I am tired, it was a full day, and I have so many thoughts swirling. I can’t seem to grab one and wrestle it down to coherence and complete sentences.

Two things, though, before I crash to sleep tonight….

First: Faith can move mountains. And sometimes that most holy  mountain-moving faith looks like spending your life on making that mountain move, rock by rock, pebble by pebble, unsexy day after daily day.

I think that mountains move by faith, absolutely, sometimes even instantly, and I also think that radical faithfulness to making space for God and restoring the world to God’s beautiful dream for humanity is a statement of faith.

I met a mountain mover today.

Just a couple of years ago, there were 14 orphans living in tents on this property. There was no clean water, no food, no school, but there was safety. Pastor and his wife, Madame, with their own two babies, took in all of these children to keep them safe from the streets, even if they could not provide for them. Every night, he slept outside in the tents, in that insufferable heat, instead of his own bed. He thinks a shepherd should be with his flock. Americans, Canadians, NGOs, all of them, they would come to visit, they would make him promises, and then they would leave, and nothing would change, and still he stayed faithful to these little ones.

When the earth shook in Haiti, Pastor Gaetan lost his brother, and many members of their congregation. 16 more orphans arrived on their doorstep. Thirty-two sad-eyed babies, and only Pastor and his small family there with them. But what was there to do, he said, but open the doors? It took the entire day, every day, to find water, food was an every-other-day-perhaps luxury, and they grieved and survived and worked and dreamed and worshipped and kept body and soul together, somehow, I don’t know how really.

Chris and the rest of Help One Now decided to partner with Pastor Gaetan in 2010, and today, just two short years later, I stood in their home – yes, home – and I saw the beds where the children sleep, and I saw the bare classrooms where they receive an education, and I saw the well of clean water, and I saw beautiful, healthy, happy children.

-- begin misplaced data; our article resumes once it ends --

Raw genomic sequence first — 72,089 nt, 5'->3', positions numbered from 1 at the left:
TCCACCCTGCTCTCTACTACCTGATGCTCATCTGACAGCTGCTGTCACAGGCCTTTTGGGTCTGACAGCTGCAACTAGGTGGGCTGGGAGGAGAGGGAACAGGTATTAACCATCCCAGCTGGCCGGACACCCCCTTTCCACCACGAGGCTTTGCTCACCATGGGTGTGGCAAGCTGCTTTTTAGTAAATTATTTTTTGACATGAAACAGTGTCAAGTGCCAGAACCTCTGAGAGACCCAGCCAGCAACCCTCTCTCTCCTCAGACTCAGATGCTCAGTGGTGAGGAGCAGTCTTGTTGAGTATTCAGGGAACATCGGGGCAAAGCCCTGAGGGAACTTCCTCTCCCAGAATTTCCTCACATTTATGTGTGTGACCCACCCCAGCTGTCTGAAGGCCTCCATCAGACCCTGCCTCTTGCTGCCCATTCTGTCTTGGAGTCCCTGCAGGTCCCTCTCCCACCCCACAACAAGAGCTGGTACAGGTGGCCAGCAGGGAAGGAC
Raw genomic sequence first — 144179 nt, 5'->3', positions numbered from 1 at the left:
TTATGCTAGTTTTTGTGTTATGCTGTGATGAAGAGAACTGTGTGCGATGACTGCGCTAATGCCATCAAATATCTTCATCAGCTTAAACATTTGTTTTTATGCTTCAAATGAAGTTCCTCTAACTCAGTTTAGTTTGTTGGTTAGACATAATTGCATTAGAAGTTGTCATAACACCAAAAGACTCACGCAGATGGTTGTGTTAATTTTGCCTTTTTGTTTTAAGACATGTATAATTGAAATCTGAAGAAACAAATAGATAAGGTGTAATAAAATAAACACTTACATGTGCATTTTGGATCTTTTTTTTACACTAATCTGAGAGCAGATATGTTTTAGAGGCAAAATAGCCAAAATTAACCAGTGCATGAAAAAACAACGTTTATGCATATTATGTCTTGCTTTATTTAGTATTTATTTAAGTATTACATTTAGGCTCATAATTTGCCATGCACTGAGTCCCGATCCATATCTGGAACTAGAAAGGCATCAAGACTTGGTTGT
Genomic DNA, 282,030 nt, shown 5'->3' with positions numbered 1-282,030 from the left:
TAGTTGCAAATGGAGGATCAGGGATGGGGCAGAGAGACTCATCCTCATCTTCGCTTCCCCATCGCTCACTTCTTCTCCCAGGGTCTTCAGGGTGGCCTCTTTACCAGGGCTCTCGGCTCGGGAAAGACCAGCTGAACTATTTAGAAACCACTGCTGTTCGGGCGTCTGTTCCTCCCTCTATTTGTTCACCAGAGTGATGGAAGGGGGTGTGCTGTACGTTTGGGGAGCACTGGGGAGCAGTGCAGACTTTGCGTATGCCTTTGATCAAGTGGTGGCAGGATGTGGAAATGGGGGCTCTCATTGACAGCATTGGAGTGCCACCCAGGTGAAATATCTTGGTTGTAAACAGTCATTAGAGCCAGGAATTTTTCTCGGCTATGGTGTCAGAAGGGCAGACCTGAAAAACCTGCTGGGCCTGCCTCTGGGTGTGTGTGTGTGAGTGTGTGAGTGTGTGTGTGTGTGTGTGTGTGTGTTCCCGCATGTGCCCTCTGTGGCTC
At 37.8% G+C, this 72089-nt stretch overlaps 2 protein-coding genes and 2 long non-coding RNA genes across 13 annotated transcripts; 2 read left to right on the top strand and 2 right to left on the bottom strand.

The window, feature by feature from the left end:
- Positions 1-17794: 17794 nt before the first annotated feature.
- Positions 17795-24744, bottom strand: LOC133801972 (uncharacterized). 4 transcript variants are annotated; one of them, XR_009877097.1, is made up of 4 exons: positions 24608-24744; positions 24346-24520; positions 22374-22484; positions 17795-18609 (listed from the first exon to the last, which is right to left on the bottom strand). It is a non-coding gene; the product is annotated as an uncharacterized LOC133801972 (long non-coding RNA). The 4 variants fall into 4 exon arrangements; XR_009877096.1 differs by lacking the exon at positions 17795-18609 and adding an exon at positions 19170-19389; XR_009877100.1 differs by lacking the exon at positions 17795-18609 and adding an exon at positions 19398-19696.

Thanks be to God who moves mountains. And thanks be to God for men and women who pick up the stones, one after another, until the mountain moves.

And now second: My eldest daughter, Anne, is an artist. (You remember how she did an art show to raise money for a children’s home in Mexico?) She makes things for me, and my house is filled with her creations, she uses her art (and her clothes!) to express herself. She’s always got an art project on the go, and I can’t tell you how many times I’ve had to hide the Scotch tape like other women have to hide chocolate (okay, so I hide chocolate, too). and now she leaves me notes in her childish hand, and these are my treasures.

I met a little girl, 13 years old today, at an orphanage. Manita wrapped her arms around me, and she would not leave my side, somehow we connected beautifully, and I kissed her hair, and she kissed my arms, and I began to hum, it’s hard not to hum and sway when you hold a child wanting a bit of love, isn’t it?

When it was time to leave, I cupped her face in my hands, and prayed the Shema over her life, and she gave me pieces of notebook paper, covered with hearts, in her lovely cursive writing, a gift. This lovely Haitian orphan girl gave me the same gifts my little artist Canadian girl gives me: I’ll tuck these notes into the same box when I get home.

Amongst all of the hearts and curlicues and flowers and French, four words: I’m loved child.

Yes, darling girl, you are a loved child.

This is the gift of sponsorship. This girl is at-risk and vulnerable here, but she is safe, she has a shepherd, she has school, she has clean water, she has a bed. It’s not perfect and I have some pretty big thoughts about the often over-looked aspect of orphan care that is employment, education, healthcare, attachment issues, and systemic injustice (Big! Feelings! Big! Thoughts!), but today, in this situation that simply is what it is, in an imperfect world, we can love these right-now kids, right from our right-now homes, through Pastor Gaetan and Madame’s right-now hands and feet.

Orphan care is a mountain. This is true. (Kristen wrote so transparently about this tension I was also feeling about our time at the orphanage today.) But we can start to move some mountains for these precious orphans.

The orphan crisis is gigantic – 440,000 in Haiti alone, according to Unicef – and complex and right now, we either make excuses, or we make mountains move, one stone at a time, one after another after another, in the faith that looks a lot like faithfulness, and look, look, look at what God can do with that.

You can sponsor a child at Yahve Shamma orphanage right now. (Yes, you can even sponsor sweet Manita.) They are real kids, nd this is a small, personal project – I know them now. Your Christmas card will be tucked under a pillow here.

Or you can hold a garage sale for orphans with your friends or church or community. The idea is pretty simple (and incredible):

  1. Sell stuff in a garage sale.
  2. Give the money you raise to a specific project with Help One Now like adding to the school at Yahve Shamma (in addition to orphanage, they also run the neighbourhood school for more than 150 kids…yeah. Seriously.)
  3. Help orphans as a community.

Photos courtesy of the talented Molly Donovan Burpo and Scott WadeYou can follow our Twitter and Instagram feeds at #Help1Haiti


In which God doesn't look the same anymore
In which I list my favourite things about Haiti
thank you for sharing...
  • Pin this page1
  • 93